Hearing equipment and interference from mobile phones

In 2017, Ofcom are planning to auction new radio frequencies to mobile phone companies. This could seriously impact on hearing devices that support deaf children and adults across the country.

Radio waves operate on a spectrum, so whether you are watching TV or using wireless internet, your equipment will be using waves to receive and transmit signals.

The frequency that Ofcom is planning to sell, 2.35 – 2.39GHz, sits next to the range (2.4 GHz) used by many hearing aids, cochlear implants and radio aids.

This new frequency could interfere with those devices.

How does this affect hearing equipment?

Mobile phones using the 2.3GHz frequency could affect the wireless connections between devices. For example, if a deaf child is using a radio aid to amplify their teacher's voice, the link between the radio aid and hearing aids could be broken or the quality of sound impacted.

Tests carried out so far, have found that interference can occur when hearing equipment and mobile phones are close to one another. As over 90% of adults in the UK own a mobile phone interference could become a regular issue for deaf people if the 2.3GHz frequency is sold to mobile phone companies.

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What is the impact?

We don’t currently know the impact or likelihood of interference with hearing equipment – this is why we are calling on Ofcom to carry out more tests. Previous tests suggest that interference causes a reduction in range, complete loss or slowing down of a signal.

The possible  impact on deaf children is concerning. In the classroom, interference could translate to a child missing the words of teachers and classmates, or experiencing sound out of sync with the lip patterns of the person speaking. Young children are also unlikely to know that there is a problem or may not be able to tell an adult.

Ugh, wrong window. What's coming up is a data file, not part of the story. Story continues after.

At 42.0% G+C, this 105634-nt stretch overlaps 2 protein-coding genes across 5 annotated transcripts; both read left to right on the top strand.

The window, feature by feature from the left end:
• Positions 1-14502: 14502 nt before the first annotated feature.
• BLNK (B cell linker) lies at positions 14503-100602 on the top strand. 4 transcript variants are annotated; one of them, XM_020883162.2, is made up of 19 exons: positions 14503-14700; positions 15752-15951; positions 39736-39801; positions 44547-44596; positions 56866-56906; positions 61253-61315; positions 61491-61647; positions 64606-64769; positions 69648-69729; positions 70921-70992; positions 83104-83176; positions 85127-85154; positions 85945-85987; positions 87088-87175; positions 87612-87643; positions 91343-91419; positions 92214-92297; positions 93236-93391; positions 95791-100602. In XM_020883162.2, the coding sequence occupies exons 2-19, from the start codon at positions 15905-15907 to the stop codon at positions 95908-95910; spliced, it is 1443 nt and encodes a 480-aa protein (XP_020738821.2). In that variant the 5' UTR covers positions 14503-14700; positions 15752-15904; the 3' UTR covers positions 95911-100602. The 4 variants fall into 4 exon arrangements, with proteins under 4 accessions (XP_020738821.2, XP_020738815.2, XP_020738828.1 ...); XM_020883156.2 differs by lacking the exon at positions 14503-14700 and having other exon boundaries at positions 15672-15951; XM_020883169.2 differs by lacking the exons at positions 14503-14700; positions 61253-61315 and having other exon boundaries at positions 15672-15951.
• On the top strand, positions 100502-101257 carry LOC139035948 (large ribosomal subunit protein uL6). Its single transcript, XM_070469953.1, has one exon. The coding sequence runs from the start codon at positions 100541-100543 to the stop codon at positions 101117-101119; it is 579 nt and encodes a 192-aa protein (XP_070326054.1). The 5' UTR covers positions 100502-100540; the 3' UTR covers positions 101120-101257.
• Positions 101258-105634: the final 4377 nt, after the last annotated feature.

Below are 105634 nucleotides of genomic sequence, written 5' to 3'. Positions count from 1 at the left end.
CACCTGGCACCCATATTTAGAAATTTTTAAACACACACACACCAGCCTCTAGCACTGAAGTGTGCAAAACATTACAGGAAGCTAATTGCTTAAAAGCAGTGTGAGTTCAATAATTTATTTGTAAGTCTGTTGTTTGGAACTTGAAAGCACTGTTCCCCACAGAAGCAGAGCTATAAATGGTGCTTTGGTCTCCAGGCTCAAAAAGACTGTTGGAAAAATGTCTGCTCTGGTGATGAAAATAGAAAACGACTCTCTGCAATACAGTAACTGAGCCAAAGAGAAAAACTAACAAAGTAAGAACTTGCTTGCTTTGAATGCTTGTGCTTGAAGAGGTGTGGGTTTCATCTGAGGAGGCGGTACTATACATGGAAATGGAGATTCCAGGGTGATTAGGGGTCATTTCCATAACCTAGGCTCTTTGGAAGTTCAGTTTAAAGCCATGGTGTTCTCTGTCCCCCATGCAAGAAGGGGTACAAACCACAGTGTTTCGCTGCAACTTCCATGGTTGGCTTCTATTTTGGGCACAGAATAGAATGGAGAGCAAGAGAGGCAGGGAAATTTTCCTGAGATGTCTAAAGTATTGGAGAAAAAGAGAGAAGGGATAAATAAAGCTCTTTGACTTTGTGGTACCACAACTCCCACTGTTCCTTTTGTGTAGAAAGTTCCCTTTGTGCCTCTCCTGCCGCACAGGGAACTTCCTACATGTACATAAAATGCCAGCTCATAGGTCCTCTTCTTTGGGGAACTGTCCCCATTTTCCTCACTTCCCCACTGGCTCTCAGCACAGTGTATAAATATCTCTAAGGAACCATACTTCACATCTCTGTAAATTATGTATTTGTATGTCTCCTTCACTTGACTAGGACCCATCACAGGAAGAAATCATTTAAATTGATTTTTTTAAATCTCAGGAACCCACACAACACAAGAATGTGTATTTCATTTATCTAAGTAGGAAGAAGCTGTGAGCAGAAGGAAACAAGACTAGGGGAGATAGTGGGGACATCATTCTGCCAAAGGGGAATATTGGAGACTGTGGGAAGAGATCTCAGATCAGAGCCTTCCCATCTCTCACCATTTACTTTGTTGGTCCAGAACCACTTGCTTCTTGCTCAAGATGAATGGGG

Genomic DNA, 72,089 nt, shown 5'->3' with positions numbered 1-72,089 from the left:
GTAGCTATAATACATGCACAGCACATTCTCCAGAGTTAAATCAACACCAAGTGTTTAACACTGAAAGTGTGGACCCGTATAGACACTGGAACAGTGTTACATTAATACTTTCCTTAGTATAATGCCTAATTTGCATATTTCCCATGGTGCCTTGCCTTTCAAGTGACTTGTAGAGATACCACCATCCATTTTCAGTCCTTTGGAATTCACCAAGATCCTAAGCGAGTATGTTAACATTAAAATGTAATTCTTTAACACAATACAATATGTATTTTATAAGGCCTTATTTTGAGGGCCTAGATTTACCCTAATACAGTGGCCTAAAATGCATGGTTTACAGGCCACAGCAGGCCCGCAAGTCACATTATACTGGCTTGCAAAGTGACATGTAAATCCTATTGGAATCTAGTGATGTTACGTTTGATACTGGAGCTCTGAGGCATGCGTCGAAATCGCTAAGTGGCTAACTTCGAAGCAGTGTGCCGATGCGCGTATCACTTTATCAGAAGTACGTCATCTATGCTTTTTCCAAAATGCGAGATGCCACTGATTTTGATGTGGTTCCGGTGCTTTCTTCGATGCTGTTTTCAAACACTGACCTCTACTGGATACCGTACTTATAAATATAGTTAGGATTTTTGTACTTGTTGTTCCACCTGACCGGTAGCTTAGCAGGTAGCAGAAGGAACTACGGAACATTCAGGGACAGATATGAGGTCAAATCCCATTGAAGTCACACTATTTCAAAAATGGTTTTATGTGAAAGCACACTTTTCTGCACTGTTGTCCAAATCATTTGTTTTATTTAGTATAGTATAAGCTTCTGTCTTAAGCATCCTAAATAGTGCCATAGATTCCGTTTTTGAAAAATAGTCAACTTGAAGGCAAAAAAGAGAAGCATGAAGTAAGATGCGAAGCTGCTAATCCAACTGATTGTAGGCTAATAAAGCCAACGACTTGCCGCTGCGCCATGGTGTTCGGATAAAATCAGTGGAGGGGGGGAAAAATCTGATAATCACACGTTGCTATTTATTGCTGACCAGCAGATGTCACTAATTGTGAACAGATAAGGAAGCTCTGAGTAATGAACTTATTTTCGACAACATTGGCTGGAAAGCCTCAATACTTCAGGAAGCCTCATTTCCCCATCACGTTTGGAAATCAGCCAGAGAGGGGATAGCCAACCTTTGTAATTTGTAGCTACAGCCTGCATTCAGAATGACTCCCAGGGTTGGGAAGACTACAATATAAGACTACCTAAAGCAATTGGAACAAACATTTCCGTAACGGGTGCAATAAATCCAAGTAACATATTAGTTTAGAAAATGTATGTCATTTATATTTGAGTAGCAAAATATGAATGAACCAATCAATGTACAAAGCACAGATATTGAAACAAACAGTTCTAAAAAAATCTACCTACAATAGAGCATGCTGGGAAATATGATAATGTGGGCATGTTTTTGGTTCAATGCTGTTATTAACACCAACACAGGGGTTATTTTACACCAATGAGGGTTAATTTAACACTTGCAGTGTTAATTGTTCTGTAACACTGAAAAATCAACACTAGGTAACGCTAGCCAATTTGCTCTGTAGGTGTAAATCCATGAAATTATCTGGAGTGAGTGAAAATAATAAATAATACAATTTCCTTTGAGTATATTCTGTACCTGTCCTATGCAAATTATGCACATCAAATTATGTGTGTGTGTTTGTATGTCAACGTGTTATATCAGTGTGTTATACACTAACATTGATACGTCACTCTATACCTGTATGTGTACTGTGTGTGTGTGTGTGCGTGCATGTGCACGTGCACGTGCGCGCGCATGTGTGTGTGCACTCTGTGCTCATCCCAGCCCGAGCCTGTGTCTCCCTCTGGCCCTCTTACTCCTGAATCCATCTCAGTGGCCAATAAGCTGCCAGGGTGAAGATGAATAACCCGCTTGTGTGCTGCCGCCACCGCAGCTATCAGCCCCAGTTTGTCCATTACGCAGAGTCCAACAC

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What has happened so far?

We have met with Ofcom and the Government Minister responsible, Matt Hancock MP, to discuss these issues and a new round of testing will be carried out in January 2017, prior to the auction.

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What happens next?

  • We will work with Ofcom and manufacturers of hearing devices to ensure that testing is thorough.
  • We will continue to ask that the auction be halted until we know more about the impact of interference.
  • If interference is found, we will ask Ofcom to set out their plan to resolve any interference issues before the mobile spectrum is sold.

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What can I do?

We may ask for your support to challenge Ofcom and the Government if we are not happy with the testing or their plans to stop the impact of interference on deaf children.

If you would like to be kept up to date with this campaign please join the Campaigns Network.

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